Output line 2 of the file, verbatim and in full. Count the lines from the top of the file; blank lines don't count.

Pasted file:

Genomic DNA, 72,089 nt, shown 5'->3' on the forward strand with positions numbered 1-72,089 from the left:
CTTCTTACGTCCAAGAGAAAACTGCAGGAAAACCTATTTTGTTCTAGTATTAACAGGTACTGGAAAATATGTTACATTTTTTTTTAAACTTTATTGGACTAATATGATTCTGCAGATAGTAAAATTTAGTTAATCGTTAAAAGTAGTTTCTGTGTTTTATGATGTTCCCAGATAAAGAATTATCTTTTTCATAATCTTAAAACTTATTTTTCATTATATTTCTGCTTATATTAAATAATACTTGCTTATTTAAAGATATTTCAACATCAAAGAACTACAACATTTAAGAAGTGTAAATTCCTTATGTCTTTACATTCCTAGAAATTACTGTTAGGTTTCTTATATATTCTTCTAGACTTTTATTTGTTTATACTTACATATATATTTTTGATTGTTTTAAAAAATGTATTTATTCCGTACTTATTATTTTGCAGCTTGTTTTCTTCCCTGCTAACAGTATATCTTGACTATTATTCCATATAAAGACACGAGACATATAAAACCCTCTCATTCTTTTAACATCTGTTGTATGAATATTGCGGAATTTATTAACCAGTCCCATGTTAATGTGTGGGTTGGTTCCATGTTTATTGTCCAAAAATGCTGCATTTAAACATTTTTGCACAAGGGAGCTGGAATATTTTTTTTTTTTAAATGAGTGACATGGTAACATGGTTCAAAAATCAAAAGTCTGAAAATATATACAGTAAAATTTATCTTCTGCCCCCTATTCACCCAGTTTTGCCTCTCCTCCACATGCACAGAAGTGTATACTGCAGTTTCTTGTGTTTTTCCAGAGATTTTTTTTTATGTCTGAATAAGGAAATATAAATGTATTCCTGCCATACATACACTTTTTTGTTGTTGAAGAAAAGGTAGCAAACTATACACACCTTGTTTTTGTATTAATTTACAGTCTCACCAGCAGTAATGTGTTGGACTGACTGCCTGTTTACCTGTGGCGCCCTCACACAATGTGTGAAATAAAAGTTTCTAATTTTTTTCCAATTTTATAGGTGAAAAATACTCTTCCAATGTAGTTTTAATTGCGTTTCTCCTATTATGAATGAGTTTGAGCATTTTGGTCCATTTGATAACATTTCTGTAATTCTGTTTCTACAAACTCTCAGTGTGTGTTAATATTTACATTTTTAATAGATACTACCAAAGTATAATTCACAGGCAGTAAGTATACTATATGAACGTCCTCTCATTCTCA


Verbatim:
CTTCTTACGTCCAAGAGAAAACTGCAGGAAAACCTATTTTGTTCTAGTATTAACAGGTACTGGAAAATATGTTACATTTTTTTTTAAACTTTATTGGACTAATATGATTCTGCAGATAGTAAAATTTAGTTAATCGTTAAAAGTAGTTTCTGTGTTTTATGATGTTCCCAGATAAAGAATTATCTTTTTCATAATCTTAAAACTTATTTTTCATTATATTTCTGCTTATATTAAATAATACTTGCTTATTTAAAGATATTTCAACATCAAAGAACTACAACATTTAAGAAGTGTAAATTCCTTATGTCTTTACATTCCTAGAAATTACTGTTAGGTTTCTTATATATTCTTCTAGACTTTTATTTGTTTATACTTACATATATATTTTTGATTGTTTTAAAAAATGTATTTATTCCGTACTTATTATTTTGCAGCTTGTTTTCTTCCCTGCTAACAGTATATCTTGACTATTATTCCATATAAAGACACGAGACATATAAAACCCTCTCATTCTTTTAACATCTGTTGTATGAATATTGCGGAATTTATTAACCAGTCCCATGTTAATGTGTGGGTTGGTTCCATGTTTATTGTCCAAAAATGCTGCATTTAAACATTTTTGCACAAGGGAGCTGGAATATTTTTTTTTTTTAAATGAGTGACATGGTAACATGGTTCAAAAATCAAAAGTCTGAAAATATATACAGTAAAATTTATCTTCTGCCCCCTATTCACCCAGTTTTGCCTCTCCTCCACATGCACAGAAGTGTATACTGCAGTTTCTTGTGTTTTTCCAGAGATTTTTTTTTATGTCTGAATAAGGAAATATAAATGTATTCCTGCCATACATACACTTTTTTGTTGTTGAAGAAAAGGTAGCAAACTATACACACCTTGTTTTTGTATTAATTTACAGTCTCACCAGCAGTAATGTGTTGGACTGACTGCCTGTTTACCTGTGGCGCCCTCACACAATGTGTGAAATAAAAGTTTCTAATTTTTTTCCAATTTTATAGGTGAAAAATACTCTTCCAATGTAGTTTTAATTGCGTTTCTCCTATTATGAATGAGTTTGAGCATTTTGGTCCATTTGATAACATTTCTGTAATTCTGTTTCTACAAACTCTCAGTGTGTGTTAATATTTACATTTTTAATAGATACTACCAAAGTATAATTCACAGGCAGTAAGTATACTATATGAACGTCCTCTCATTCTCA